Eaton Village Walk

Raised more money for the Rose Queen.

Bobble Hat BBQ and Bonfire


We had a charity event on the 19th October with 200 people in attendance raising £1,400 for the Rose Queen charities.

 

JULY

Florence was crowned Eaton Rose Queen on Saturday. Making her the tenth member of her family to be crowned.

She carried the whole ceremony off very well with her attendants. She looked serene and had presence on the stage when she spoke. Parents are so proud.

Another proud moment came when she told us at breakfast that the vicar took the school assembly and asked one person from each class to say what they had learnt this year. Florence stood up and said "she had learnt not to be what her friends want her to be, but to be herself".

 

I took my girls to their first Young Farmer event a sheep stock judging competition. This event is where there are several pens of four sheep each marked differnetly. They are then judged and placed in order 1st 2nd 3rd and 4th.

They were entered in the under 18 class with twenty other and with a little direction came home with the prize money and certificates for coming 2nd and 3rd.

 

We are now generating our own electricity with solar PV. Providing green energy to the holiday cottages.


Winifred helping Laura and Eve (Isle of Man) feed Ginger milk.
Other on-lookers Lauren and Oliver (London).

What has happened?

When shutting the hens in one September night there was chirping sounds from the hen cote. It was dark and I thought some of the ten pullets (12 weeks old) had got themselves in the big cote and separated from the others.

I went to collect the eggs and found a broody hen sat on some. "Off you come old girl" Oh! You're the old hen we lost some three weeks ago. A right broody thing and a Welsummer (heavier bird).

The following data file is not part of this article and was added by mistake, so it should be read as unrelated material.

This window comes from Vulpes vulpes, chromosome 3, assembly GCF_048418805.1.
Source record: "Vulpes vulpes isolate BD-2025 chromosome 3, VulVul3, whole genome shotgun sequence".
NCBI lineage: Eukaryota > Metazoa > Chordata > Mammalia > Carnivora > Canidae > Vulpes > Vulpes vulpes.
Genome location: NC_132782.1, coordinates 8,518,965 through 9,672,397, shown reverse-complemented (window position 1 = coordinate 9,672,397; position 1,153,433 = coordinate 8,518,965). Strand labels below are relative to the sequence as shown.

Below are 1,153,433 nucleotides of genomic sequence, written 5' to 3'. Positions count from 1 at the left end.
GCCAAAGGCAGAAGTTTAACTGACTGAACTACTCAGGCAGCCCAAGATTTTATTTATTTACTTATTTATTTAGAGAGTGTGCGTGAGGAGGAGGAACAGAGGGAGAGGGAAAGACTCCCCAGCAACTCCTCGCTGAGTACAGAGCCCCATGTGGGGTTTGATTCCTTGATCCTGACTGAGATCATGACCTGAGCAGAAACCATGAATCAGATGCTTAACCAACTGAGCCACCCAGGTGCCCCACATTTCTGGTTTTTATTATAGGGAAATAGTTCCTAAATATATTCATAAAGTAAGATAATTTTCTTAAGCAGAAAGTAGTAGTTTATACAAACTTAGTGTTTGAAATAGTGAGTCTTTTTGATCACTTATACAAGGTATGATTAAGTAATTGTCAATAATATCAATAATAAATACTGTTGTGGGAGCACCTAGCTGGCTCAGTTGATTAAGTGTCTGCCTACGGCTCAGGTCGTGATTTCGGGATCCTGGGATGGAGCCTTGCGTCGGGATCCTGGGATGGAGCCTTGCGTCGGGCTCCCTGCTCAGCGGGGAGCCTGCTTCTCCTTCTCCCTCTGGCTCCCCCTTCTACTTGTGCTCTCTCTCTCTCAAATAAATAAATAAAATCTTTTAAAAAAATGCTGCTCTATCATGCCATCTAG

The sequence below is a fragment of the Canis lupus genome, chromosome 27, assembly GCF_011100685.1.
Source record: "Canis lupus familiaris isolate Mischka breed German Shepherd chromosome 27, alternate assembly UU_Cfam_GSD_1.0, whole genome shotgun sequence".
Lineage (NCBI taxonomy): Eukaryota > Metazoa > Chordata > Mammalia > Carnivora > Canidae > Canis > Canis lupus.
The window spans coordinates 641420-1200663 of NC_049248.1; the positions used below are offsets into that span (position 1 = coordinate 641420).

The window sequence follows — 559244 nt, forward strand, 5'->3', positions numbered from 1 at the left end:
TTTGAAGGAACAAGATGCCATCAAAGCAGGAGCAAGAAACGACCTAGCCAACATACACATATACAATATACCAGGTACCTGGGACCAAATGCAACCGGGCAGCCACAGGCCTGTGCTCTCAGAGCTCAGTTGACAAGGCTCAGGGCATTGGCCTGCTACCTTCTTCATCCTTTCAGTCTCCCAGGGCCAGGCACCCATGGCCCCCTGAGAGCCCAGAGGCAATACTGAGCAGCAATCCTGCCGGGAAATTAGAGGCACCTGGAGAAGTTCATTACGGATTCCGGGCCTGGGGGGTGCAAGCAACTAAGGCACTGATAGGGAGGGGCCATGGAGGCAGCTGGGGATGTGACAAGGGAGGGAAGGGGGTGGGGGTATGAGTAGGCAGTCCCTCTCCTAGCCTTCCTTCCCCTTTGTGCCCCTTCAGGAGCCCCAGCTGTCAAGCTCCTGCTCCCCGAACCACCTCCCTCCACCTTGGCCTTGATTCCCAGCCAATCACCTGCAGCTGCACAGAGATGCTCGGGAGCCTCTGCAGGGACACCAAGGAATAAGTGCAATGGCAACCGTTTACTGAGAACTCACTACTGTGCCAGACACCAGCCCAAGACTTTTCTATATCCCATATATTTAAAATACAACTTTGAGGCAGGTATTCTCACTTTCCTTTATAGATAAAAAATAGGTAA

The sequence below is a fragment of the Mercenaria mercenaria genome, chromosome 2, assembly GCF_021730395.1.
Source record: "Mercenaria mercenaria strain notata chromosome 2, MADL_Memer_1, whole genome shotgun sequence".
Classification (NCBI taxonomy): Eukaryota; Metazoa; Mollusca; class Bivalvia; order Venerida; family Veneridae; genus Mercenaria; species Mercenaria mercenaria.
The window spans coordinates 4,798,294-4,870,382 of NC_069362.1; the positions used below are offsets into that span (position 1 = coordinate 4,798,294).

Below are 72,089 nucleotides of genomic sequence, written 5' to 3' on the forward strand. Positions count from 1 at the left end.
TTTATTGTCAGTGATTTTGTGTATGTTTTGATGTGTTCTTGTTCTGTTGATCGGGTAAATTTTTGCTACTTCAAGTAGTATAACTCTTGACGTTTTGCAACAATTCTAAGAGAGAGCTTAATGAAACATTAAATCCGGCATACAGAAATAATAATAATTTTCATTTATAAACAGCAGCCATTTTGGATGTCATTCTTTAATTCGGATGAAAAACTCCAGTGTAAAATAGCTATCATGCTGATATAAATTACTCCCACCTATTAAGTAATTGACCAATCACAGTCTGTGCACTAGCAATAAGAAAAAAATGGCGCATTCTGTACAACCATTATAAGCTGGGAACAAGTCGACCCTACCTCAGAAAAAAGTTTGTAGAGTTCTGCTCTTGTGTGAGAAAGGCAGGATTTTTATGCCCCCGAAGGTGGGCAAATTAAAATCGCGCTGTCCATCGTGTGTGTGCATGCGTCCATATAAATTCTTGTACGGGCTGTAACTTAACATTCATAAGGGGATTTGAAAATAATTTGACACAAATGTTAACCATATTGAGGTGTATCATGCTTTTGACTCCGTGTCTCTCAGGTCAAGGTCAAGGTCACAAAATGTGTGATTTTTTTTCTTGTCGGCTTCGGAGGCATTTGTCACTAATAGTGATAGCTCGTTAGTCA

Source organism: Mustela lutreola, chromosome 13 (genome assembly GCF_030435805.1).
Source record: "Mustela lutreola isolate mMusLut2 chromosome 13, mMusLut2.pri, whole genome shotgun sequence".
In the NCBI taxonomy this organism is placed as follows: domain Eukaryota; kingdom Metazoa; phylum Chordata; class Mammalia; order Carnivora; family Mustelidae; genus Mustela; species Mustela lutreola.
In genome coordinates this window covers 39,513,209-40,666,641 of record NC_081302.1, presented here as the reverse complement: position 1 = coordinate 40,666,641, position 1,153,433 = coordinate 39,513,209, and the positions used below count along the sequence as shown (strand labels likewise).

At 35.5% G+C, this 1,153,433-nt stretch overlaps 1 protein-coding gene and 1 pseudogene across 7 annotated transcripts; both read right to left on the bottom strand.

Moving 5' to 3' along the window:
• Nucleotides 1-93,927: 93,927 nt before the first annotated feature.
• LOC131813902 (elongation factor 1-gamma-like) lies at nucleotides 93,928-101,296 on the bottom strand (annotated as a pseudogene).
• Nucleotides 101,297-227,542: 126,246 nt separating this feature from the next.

It suddenly occured to me that the chirping might be some chicks she hatched. I needed to get a torch.

I brought back to look for the chicks a young lad (Christian) who is staying in the Coach House. He lives in Bahrain with his parents and his elder brother is going to Manchester University.

We looked under the shed.
We looked around the floor of the hen cote.
Still the noise came. I lifted the raised corn bin and crouched under it was one fluffy chick.

Now to keep it warm it should be under a heat lamp or its mother. Mother is best, but she is now perched.

I put her back in a nest box on a couple of pot eggs (she will think she will try to hatch them). The chick was put in with her and it burrowed under her wings. Succcess.

 

We have two beef animals Ginger a shorthorm bullock and Ale a hereford heifer. "Ginger Ale"

We managed to make some lovely hay this year in July. We have never made so much. It is now safely stored in the new barn. It has a sweet tobacco smell.The small bales are for sale at £4.50 each.

During the busy family period over the summer we took holiday makers to see the badgers and other animals and were well rewarded with our patience.

The twin heifer calves "Spot & Dab and Mary"are pictured below in Shad's Clough Meadow.

 

 

Beef, Lamb and Pork/Bacon is produced on the farm and is for sale in season.

This is Tommy baling. International tractor and a Massey Ferguson Baler

Click here for other tractor pics.

The view from off the lawn is of the Cloud looking over the River Dane valley.

Can you see where the lawn and the field join? Its called a Ha-ha and was introduced into many formal gardens to give an open view of the owners lands and an impression that the land came right to the house.

The sheep on the farm are pedigree Charollais.

I breed rams for other farmers to put to their sheep flock.

My rams put the carcase shape on the resulting lambs for the butcher.

This year they all have to start with an 'I' such as 'Imelda' and 'Iris'. Much fun if you name them after people in the village!

Email us with your best names for interesting lambs to describe them as big, strong, masterful, motherly, good types.

We are showing sheep at the Cheshire Show this year on the 21st and 22nd June.

<-- These calves are called Reddy and Bluey.

The calves to the right are called Little and Large. -->

 

Apple blossom from one of our Bramley trees. Nature is beautiful.

The hens like them too. When they're let out in the morning the head straight under the trees to pick up the fallen petals to eat.

These are Polly, Tom and Sooty eating a mixture of oats, barley and soya bean.

Their pig arc is in the background


All organic and taste great!

The animals slowly mature for a greater taste and live a happy life here.


more tractor pics

 

Sue raking the hay into swaths.